A giant statue of Egyptian goddess Taweret existed on the Island since at least the 1800s. Jacob lived under the statue for an unknown amount of time, even after its partial demolition sometime before 1974. By 2004, only the left calf and foot remained. The statue has only four toes on each foot. The statue was confirmed by ABC to depict Taweret, and has since been confirmed again by the solution to a puzzle in the May 2009 issue of Wired magazine, which was edited by Lost co-creator J.J. Abrams.
* 1 Description
o 1.1 Statue exterior
o 1.2 Plinth interior
* 2 History
o 2.1 Ancient Times
o 2.2 2000s
* 3 Wired puzzle
o 3.1 Solvers
* 4 Trivia
* 5 Cultural references
* 6 Unanswered questions
* 7 See also
* 8 References
* 9 External links
The statue after its destruction ("The Incident, Parts 1 & 2")
The statue depicts Taweret, the Egyptian goddess of birth, rebirth and the northern sky. The statue, made out of a gray stone, holds an ankh in each hand. The statue's feet each have four toes, a trait noticed by Sayid when he first saw the statue's remains while sailing around the Island. ("Live Together, Die Alone") The statue, built near the sea, is visible from a large distance due to its size, which has been estimated to be 240–250 ft. (75 m) tall (about the height of a 30-story office building). (Official Lost Podcast/May 26, 2006) After the statue's partial demolition (the cause of which is unknown), only a part of the left leg remained. It is unknown where the rest of the statue went.
The room beneath the statue ("The Incident, Parts 1 & 2")
The statue stood on a hollow plinth, in which Jacob dwelled for an unknown amount of time. The plinth could be entered by pushing part of the exterior wall in, opening up to a hallway which in turn led to a large chamber. The chamber contained columns (presumably to support the statue). A fire pit burned at the center of the chamber. During Jacob's time spent living there, he wove a tapestry on one of the walls. A ceiling vent permits a view of the remaining leg of the statue from inside. ("The Incident, Parts 1 & 2")
The back of the statue as seen by Sawyer's group ("LaFleur")
The statue was fully built at the time when the Black Rock arrived on the Island. Its hollow base was inhabited by Jacob. It was also the location of a seaside meeting between Jacob and his enemy on the day the ship appeared on the horizon. ("The Incident, Parts 1 & 2")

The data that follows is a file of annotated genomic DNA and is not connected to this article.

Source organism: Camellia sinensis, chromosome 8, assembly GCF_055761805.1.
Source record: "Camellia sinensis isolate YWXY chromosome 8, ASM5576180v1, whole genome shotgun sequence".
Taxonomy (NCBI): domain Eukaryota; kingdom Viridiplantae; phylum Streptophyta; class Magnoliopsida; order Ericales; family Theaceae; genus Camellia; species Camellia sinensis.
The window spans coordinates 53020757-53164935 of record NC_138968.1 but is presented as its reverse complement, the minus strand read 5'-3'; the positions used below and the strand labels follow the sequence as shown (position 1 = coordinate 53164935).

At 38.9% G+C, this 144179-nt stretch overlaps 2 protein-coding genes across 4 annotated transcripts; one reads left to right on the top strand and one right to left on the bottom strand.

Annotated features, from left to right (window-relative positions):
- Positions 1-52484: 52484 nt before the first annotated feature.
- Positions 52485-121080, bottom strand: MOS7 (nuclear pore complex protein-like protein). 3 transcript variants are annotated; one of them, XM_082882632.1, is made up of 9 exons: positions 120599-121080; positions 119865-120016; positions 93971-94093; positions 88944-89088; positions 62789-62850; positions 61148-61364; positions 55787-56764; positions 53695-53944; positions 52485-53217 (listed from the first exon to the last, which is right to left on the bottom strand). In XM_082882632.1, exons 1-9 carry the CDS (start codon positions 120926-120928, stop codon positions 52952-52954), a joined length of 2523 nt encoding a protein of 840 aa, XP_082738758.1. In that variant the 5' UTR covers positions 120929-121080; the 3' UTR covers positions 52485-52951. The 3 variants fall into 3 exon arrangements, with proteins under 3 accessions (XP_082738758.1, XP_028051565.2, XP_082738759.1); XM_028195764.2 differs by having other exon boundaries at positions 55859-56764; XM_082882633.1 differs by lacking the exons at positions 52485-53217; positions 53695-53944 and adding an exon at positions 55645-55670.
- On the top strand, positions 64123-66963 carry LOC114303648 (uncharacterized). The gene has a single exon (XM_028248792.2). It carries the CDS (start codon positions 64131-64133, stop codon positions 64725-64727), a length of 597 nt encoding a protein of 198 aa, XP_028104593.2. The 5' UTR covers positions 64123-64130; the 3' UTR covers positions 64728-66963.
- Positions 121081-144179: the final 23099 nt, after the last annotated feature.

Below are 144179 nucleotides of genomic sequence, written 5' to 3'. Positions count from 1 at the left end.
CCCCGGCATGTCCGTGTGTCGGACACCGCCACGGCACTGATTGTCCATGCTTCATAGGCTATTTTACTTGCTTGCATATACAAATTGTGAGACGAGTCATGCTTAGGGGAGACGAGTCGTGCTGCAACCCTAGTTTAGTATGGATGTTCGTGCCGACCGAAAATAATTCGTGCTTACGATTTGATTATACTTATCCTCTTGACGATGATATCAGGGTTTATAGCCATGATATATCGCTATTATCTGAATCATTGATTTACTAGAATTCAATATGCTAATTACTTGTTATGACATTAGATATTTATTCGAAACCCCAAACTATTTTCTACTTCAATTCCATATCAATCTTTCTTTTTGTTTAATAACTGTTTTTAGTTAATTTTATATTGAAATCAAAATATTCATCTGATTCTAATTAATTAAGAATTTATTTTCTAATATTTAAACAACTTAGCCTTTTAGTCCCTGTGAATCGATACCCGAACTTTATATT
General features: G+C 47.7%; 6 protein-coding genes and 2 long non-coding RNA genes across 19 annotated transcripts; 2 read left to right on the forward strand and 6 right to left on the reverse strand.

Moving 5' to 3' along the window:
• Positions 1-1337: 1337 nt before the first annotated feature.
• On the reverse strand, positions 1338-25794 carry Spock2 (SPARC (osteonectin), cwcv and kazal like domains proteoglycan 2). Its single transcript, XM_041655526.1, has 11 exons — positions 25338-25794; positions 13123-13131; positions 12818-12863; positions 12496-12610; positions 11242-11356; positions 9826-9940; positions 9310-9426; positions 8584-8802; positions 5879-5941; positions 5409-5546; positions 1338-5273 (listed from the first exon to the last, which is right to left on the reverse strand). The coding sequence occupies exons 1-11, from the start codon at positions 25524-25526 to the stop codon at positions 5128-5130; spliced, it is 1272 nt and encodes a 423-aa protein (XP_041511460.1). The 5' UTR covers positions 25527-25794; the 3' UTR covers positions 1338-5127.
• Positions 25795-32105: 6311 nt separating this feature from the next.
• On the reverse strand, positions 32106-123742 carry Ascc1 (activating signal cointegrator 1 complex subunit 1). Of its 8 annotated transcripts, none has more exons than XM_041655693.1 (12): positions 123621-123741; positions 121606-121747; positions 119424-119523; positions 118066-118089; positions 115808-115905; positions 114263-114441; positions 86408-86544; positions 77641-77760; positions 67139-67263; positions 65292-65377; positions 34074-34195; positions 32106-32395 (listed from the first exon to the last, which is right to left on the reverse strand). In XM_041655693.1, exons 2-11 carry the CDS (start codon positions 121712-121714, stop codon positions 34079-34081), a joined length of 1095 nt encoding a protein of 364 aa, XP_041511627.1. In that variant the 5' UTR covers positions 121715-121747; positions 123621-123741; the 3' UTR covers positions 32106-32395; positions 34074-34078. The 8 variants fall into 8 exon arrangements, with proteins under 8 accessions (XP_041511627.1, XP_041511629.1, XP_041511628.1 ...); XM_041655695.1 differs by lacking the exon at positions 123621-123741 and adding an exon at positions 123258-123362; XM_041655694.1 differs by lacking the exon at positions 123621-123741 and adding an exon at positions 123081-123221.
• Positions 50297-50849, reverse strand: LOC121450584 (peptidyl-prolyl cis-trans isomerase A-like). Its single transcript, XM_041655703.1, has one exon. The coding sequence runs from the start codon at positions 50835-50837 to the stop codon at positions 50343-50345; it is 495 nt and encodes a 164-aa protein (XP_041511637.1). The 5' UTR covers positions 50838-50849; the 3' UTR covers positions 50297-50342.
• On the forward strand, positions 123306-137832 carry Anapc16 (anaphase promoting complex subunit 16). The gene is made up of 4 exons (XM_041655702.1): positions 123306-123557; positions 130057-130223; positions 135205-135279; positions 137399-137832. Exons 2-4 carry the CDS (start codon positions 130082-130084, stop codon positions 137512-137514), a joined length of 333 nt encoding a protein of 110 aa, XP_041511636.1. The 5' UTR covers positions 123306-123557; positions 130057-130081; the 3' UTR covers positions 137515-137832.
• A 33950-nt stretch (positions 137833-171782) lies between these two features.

Sawyer's group experienced a flash to approximately this period of time as well, and saw the back of the statue briefly before Locke turned the frozen wheel, moving the Island and causing another time flash, after which they moved to 1974, a time when the statue had already been demolished. ("LaFleur")
Jin, Sayid, and Sun see the statue's ruins on the Island's coast. ("Live Together, Die Alone")
After the crash of Oceanic Flight 815 in 2004, the statue was seen by Sun, Sayid, and Jin while sailing around the Island in a plot to attack the Others. Sayid spotted the statue first, and was disconcerted to find that the statue had four toes, as well as that the rest of the statue was missing. ("Live Together, Die Alone")
Three years later, after the crash of Ajira Airways Flight 316, an entity claiming to be John Locke approached Richard and demanded to be taken to Jacob, whom he secretly intended to kill. ("Follow the Leader")
Richard, unaware that this person was not actually Locke, agreed, leading him to the statue's ruins and showing him the entrance to the base, allowing Locke and Ben to enter. Once inside, the entity claiming to be Locke was revealed to be Jacob's ancient enemy, who convinced Ben to stab Jacob and then kicked the dying Jacob into the fire pit, setting him alight and presumably killing him.
Meanwhile, Bram and Ilana, passengers of Flight 316 who worked for Jacob, attempted to find Jacob at his cabin, but instead found a woven illustration of the statue pinned to the wall by a knife. Realizing that Jacob was likely at the statue instead of in the cabin, they burned the cabin and traveled to the statue, revealing to Richard that the person inside the statue with Ben and Jacob was not John Locke by showing Richard the body of the real Locke which they, along with several other survivors of Flight 316, had carried around in a large metal case. ("The Incident, Parts 1 & 2")
Wired magazine's May 2009 issue, guest-edited by J.J. Abrams, included a Lost-related puzzle on pages 104-105 consisting of two pages of one- and two-digit numbers. When the first page was decrypted using a Vigenère cipher, it read:
U S E L E T
T E R S B A
C K W A R D S F
R O M E N D
or, "use letters backward from end".
Counting letters backwards from the end of a section of an article on time travel written by Thorne Plates for the August 2003 issue of Wired, in which the Casimir effect was referenced, yielded the solution to the second page:
T H E F O U
R T O E D S
T A T U E I S
T A W E R E T
or, "The four-toed statue is Taweret".
with the useful help of lost_wiki.